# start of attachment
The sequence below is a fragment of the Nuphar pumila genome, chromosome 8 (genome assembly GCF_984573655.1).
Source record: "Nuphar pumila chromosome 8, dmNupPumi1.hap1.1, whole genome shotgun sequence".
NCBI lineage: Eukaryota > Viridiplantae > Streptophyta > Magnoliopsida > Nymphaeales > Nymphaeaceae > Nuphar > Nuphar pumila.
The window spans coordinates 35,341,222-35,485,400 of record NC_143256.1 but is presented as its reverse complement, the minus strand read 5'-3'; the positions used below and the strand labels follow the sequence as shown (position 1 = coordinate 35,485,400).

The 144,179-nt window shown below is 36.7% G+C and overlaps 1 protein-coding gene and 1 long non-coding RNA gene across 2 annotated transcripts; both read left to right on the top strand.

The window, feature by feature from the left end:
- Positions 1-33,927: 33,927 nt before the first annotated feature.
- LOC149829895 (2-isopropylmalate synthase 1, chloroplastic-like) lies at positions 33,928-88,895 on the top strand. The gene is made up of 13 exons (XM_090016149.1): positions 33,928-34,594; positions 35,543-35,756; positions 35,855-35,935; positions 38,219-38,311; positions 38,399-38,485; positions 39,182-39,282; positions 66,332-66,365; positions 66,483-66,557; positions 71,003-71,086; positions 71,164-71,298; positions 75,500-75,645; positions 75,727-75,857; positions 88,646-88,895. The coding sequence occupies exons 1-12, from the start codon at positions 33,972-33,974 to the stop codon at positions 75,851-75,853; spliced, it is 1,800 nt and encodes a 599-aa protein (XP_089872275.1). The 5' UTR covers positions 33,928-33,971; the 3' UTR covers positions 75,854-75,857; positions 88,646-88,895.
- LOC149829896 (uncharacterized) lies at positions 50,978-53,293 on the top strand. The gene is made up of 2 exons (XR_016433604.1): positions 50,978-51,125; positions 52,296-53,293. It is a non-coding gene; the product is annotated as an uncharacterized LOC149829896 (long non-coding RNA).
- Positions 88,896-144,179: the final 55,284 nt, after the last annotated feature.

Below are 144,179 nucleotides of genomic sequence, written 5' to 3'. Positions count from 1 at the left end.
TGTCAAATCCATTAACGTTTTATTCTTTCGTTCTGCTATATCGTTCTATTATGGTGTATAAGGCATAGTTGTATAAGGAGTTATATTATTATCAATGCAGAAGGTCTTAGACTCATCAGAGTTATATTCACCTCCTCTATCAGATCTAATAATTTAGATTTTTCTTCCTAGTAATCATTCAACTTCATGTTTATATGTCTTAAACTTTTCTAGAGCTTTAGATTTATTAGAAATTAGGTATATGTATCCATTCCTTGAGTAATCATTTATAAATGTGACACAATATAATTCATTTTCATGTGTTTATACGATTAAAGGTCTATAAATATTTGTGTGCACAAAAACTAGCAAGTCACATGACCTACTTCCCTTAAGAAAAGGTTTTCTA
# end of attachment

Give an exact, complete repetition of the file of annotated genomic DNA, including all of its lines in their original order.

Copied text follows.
The sequence below is a fragment of the Nuphar pumila genome, chromosome 8 (genome assembly GCF_984573655.1).
Source record: "Nuphar pumila chromosome 8, dmNupPumi1.hap1.1, whole genome shotgun sequence".
NCBI lineage: Eukaryota > Viridiplantae > Streptophyta > Magnoliopsida > Nymphaeales > Nymphaeaceae > Nuphar > Nuphar pumila.
The window spans coordinates 35,341,222-35,485,400 of record NC_143256.1 but is presented as its reverse complement, the minus strand read 5'-3'; the positions used below and the strand labels follow the sequence as shown (position 1 = coordinate 35,485,400).

The 144,179-nt window shown below is 36.7% G+C and overlaps 1 protein-coding gene and 1 long non-coding RNA gene across 2 annotated transcripts; both read left to right on the top strand.

The window, feature by feature from the left end:
- Positions 1-33,927: 33,927 nt before the first annotated feature.
- LOC149829895 (2-isopropylmalate synthase 1, chloroplastic-like) lies at positions 33,928-88,895 on the top strand. The gene is made up of 13 exons (XM_090016149.1): positions 33,928-34,594; positions 35,543-35,756; positions 35,855-35,935; positions 38,219-38,311; positions 38,399-38,485; positions 39,182-39,282; positions 66,332-66,365; positions 66,483-66,557; positions 71,003-71,086; positions 71,164-71,298; positions 75,500-75,645; positions 75,727-75,857; positions 88,646-88,895. The coding sequence occupies exons 1-12, from the start codon at positions 33,972-33,974 to the stop codon at positions 75,851-75,853; spliced, it is 1,800 nt and encodes a 599-aa protein (XP_089872275.1). The 5' UTR covers positions 33,928-33,971; the 3' UTR covers positions 75,854-75,857; positions 88,646-88,895.
- LOC149829896 (uncharacterized) lies at positions 50,978-53,293 on the top strand. The gene is made up of 2 exons (XR_016433604.1): positions 50,978-51,125; positions 52,296-53,293. It is a non-coding gene; the product is annotated as an uncharacterized LOC149829896 (long non-coding RNA).
- Positions 88,896-144,179: the final 55,284 nt, after the last annotated feature.

Below are 144,179 nucleotides of genomic sequence, written 5' to 3'. Positions count from 1 at the left end.
TGTCAAATCCATTAACGTTTTATTCTTTCGTTCTGCTATATCGTTCTATTATGGTGTATAAGGCATAGTTGTATAAGGAGTTATATTATTATCAATGCAGAAGGTCTTAGACTCATCAGAGTTATATTCACCTCCTCTATCAGATCTAATAATTTAGATTTTTCTTCCTAGTAATCATTCAACTTCATGTTTATATGTCTTAAACTTTTCTAGAGCTTTAGATTTATTAGAAATTAGGTATATGTATCCATTCCTTGAGTAATCATTTATAAATGTGACACAATATAATTCATTTTCATGTGTTTATACGATTAAAGGTCTATAAATATTTGTGTGCACAAAAACTAGCAAGTCACATGACCTACTTCCCTTAAGAAAAGGTTTTCTA